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AKR1C3 inhibitor CRT0036521 Small Molecule (Tool Compound)

Invented by Dr Laurent Rigoreau at Cancer Research Technology

Info

Catalogue Number 151843
Antigen/Gene or Protein Targets AKR1C3
Type Inhibitor
Relevance CRT0036521 is a highly potent and selective inhibitor of the Type 5 17-β-Hydroxysteroid. A high-throughput screen identified 3-(3,4-dihydroisoquinolin-2(1H)-ylsulfonyl)benzoic acid as a novel, highly potent (low nM), and isoform-selective (1500-fold) inhibitor of aldo-keto reductase AKR1C3: a target of interest in both breast and prostate cancer. Crystal structure studies showed that the carboxylate group occupies the oxyanion hole in the enzyme, while the sulfonamide provides the correct twist to allow the dihydroisoquinoline to bind in an adjacent hydrophobic pocket. SAR studies around this lead showed that the positioning of the carboxylate was critical, although it could be substituted by acid isosteres and amides. Small substituents on the dihydroisoquinoline gave improvements in potency. A set of “reverse sulfonamides” showed a 12-fold preference for the R stereoisomer.
On Target IC50 IC50 of 0.013 ± 0.003 μM for AKR1C3, compared with 20.3 ± 3.8 μM against AKR1C1 and >30 μM against AKR1C2 and AKR1C4.
Selectivity Isoform-selective (1500-fold) inhibitor of aldo-keto reductase AKR1C3. Does not display any COX (cyclooxygenase) inhibition at 10 µM in whole blood assay.
Molecular Formula C16H15NO4S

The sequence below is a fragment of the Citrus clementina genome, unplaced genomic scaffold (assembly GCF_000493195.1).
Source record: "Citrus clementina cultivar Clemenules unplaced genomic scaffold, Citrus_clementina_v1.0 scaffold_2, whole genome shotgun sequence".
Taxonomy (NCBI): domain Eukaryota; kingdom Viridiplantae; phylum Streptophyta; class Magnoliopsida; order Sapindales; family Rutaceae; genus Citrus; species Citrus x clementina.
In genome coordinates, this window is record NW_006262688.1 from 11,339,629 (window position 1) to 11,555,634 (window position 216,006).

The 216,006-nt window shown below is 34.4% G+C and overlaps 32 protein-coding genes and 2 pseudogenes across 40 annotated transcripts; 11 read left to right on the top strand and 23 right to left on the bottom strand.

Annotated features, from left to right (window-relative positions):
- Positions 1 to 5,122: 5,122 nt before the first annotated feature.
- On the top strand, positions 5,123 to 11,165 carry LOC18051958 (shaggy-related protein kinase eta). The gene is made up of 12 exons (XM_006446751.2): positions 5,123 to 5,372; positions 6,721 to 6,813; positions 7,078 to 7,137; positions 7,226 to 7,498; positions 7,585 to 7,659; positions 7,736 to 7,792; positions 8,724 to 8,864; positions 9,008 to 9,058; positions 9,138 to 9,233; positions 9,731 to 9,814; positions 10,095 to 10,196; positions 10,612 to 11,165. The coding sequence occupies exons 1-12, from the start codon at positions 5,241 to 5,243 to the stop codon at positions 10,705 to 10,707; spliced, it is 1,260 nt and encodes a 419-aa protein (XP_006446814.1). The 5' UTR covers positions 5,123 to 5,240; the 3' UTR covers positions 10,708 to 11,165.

lUPAC 3‑(3,4-Dihydroisoquinolin-2(1H)‑ylsulfonyl)benzoic Acid
Molecular Weight (g/mol) 317.37
In vitro applications The compounds showed good cellular potency, as measured by inhibition of AKR1C3 metabolism of a known dinitrobenzamide substrate, with a broad rank order between enzymic and cellular activity, but amide analogues were more effective than predicted by the cellular assay. displays potency in a cellular assay, blocking the ability of AKR1C3 to metabolize a proven substrate.
Research Area Cell Signaling & Signal Transduction, Metabolism, Neurobiology

References: 1 entry

Jamieson et al. 2012. J Med Chem. 55(17):7746-58. PMID: 22877157.


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References: 1 entry

Jamieson et al. 2012. J Med Chem. 55(17):7746-58. PMID: 22877157.


Add a reference

References: 1 entry

Jamieson et al. 2012. J Med Chem. 55(17):7746-58. PMID: 22877157.


Add a reference


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